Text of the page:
SelectedCategory.CategoryID,
          new QueryBuilder<Book>()
.Skip(_pageIndex * _pageSize).Take(_pageSize), LoadBooksCallback, null); } } public void LoadBooksByTitle() { _pageIndex = 0; Books = null; if (SelectedCategory != null) { BookDataService.LoadBooksByCategory( SelectedCategory.CategoryID, new QueryBuilder<Book>()
.Where(b => b.Title.Contains(TitleFilter)), LoadBooksCallback, null); } } private void LoadBooksCallback(ServiceLoadResult<Book> result) { if (result.Error != null) { // handle error } else if (!result.Cancelled) { if (Books == null) { Books = result.Entities as ICollection<Book>; } else { foreach (var book in result.Entities) { Books.Add(book); } } SelectedBook = Books.FirstOrDefault(); } } private ICollection<Book> _books; public ICollection<Book> Books { get { return _books; } set { _books = value; RaisePropertyChanged("Books"); } } ...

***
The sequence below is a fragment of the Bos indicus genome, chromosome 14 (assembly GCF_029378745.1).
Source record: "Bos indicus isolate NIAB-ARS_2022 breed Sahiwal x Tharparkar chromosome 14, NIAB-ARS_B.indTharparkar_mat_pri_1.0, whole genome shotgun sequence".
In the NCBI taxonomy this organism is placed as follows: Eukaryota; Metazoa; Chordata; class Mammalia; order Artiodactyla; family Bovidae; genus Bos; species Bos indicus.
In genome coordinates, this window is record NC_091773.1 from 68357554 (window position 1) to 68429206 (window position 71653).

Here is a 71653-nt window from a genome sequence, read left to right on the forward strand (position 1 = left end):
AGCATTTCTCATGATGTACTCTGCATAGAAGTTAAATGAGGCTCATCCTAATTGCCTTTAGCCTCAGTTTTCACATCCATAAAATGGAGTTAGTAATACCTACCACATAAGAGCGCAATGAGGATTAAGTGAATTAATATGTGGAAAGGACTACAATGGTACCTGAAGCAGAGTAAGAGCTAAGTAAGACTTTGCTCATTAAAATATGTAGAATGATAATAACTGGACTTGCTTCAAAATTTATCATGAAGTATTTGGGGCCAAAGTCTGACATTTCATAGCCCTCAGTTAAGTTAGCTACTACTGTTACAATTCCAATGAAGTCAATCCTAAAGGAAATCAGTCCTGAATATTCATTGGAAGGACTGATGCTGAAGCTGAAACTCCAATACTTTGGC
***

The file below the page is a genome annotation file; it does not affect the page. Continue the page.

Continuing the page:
}

The first place to highlight is in the constructor where the view model subscribes to property change events on the EntityContainer. This allows the view model to listen directly for changes made to any of the entities it is working against.

The second point of interest is the three, similarly-implemented load methods. The significant difference between each implementation is the query it composes to pass to the IBookDataService. In all three cases, the composed query will be run on the server.

Finally, the LoadBooksCallback casts result.Entities to an ICollection<Book>. This is because Books is a collection that supports the adding and removing of entities. In this case, the collection is simply aggregating the results of multiple queries, but the same pattern could be used for the creation of new entities. The reason this pattern works is because the BookDataService is returning an EntityList from CreateResult (above), and EntityList knows how to correctly handle the addition and removal of entities.